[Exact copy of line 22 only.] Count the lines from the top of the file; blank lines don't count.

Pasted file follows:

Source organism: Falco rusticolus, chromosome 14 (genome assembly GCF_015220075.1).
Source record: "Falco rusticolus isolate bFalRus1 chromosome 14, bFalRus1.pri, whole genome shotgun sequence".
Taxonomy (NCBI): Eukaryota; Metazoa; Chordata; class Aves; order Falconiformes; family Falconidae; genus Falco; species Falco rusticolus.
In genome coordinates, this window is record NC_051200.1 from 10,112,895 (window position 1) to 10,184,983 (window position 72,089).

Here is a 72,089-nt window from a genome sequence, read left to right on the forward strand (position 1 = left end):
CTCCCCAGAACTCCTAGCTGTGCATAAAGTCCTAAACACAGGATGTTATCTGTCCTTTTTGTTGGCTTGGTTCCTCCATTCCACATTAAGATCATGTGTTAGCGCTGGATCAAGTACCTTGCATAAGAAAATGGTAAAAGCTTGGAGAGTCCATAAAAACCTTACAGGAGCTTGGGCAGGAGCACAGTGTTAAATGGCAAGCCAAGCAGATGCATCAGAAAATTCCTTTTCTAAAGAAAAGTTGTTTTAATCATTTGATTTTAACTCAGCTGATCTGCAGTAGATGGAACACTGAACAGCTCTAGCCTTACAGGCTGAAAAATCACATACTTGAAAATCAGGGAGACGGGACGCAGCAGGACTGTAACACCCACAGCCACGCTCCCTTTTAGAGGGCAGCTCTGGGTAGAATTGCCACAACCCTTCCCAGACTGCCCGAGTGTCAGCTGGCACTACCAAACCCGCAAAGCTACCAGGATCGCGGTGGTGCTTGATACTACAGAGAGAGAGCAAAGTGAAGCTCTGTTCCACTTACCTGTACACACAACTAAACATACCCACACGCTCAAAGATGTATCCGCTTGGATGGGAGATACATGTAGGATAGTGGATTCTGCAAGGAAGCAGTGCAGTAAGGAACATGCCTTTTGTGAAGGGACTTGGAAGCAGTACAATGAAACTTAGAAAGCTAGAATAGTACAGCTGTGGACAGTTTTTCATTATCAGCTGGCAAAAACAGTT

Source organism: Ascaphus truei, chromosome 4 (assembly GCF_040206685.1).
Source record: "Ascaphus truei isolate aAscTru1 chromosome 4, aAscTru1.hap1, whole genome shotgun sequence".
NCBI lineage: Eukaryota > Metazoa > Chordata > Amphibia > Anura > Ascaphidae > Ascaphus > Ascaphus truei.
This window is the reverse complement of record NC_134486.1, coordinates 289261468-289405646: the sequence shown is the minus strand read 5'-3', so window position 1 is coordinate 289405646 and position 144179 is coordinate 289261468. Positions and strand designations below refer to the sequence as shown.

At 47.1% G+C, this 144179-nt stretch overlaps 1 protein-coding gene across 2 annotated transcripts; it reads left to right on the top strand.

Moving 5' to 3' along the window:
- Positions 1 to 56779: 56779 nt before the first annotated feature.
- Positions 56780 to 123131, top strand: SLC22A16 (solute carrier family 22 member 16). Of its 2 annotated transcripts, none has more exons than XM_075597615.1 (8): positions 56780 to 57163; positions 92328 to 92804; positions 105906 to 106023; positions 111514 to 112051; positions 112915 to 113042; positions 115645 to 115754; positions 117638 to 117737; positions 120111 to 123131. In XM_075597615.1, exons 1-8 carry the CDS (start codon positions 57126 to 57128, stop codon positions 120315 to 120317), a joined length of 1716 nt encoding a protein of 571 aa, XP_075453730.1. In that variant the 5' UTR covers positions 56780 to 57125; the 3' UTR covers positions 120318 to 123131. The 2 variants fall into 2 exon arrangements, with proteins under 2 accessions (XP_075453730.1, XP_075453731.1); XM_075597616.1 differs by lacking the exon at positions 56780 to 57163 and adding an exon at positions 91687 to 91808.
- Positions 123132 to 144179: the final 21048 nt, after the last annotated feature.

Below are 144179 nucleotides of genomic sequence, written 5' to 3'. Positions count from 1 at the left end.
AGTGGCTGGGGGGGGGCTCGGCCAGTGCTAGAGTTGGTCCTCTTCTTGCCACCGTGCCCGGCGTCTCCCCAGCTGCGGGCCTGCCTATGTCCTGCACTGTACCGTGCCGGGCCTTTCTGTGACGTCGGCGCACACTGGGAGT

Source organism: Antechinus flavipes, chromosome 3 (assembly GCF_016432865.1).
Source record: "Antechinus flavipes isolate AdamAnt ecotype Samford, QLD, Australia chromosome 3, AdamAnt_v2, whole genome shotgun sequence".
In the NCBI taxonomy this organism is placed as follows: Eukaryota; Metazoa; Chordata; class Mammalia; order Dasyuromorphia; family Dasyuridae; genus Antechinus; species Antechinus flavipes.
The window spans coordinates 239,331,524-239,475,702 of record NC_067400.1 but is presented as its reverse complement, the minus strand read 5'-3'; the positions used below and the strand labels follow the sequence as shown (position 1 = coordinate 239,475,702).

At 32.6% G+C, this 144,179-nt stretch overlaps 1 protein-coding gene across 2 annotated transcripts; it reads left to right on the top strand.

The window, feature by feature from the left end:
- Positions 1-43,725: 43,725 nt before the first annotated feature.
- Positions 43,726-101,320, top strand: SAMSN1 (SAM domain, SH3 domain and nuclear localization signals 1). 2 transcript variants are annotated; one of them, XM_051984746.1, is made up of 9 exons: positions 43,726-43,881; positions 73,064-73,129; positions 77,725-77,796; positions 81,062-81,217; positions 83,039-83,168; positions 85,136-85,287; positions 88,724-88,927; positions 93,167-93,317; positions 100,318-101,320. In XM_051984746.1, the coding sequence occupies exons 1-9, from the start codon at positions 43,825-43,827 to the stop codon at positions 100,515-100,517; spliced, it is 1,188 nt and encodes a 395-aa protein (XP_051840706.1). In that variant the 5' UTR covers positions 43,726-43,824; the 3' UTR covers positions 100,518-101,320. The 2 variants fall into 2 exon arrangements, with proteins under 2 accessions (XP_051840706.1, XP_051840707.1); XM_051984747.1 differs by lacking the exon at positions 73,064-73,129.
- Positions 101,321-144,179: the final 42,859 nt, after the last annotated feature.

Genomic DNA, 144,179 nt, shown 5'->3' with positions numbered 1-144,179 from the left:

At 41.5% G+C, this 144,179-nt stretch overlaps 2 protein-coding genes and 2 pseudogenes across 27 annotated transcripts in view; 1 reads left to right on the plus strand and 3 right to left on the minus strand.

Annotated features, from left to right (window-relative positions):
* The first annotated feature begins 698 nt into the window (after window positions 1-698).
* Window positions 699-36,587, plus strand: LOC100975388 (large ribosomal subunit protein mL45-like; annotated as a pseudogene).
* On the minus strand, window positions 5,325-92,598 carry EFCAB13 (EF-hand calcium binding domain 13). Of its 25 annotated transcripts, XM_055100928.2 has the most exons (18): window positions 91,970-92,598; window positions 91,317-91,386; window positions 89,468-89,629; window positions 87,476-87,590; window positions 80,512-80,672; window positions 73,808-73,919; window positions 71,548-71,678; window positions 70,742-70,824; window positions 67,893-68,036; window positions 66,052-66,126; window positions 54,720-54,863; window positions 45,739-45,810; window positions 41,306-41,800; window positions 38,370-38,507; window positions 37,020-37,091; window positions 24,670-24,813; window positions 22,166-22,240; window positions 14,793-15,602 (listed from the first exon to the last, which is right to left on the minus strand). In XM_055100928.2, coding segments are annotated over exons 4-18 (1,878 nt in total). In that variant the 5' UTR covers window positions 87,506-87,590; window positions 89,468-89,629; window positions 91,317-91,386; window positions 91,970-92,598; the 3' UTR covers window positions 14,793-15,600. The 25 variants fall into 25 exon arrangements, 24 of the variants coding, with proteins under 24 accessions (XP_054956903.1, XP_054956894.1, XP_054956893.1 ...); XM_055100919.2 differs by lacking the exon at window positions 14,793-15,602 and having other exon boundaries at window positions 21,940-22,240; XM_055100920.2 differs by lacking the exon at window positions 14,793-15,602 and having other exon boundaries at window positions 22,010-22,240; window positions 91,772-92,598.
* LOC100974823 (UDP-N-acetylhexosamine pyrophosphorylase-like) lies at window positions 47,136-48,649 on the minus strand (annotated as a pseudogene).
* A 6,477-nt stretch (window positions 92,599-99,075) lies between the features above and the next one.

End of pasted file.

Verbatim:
At 32.6% G+C, this 144,179-nt stretch overlaps 1 protein-coding gene across 2 annotated transcripts; it reads left to right on the top strand.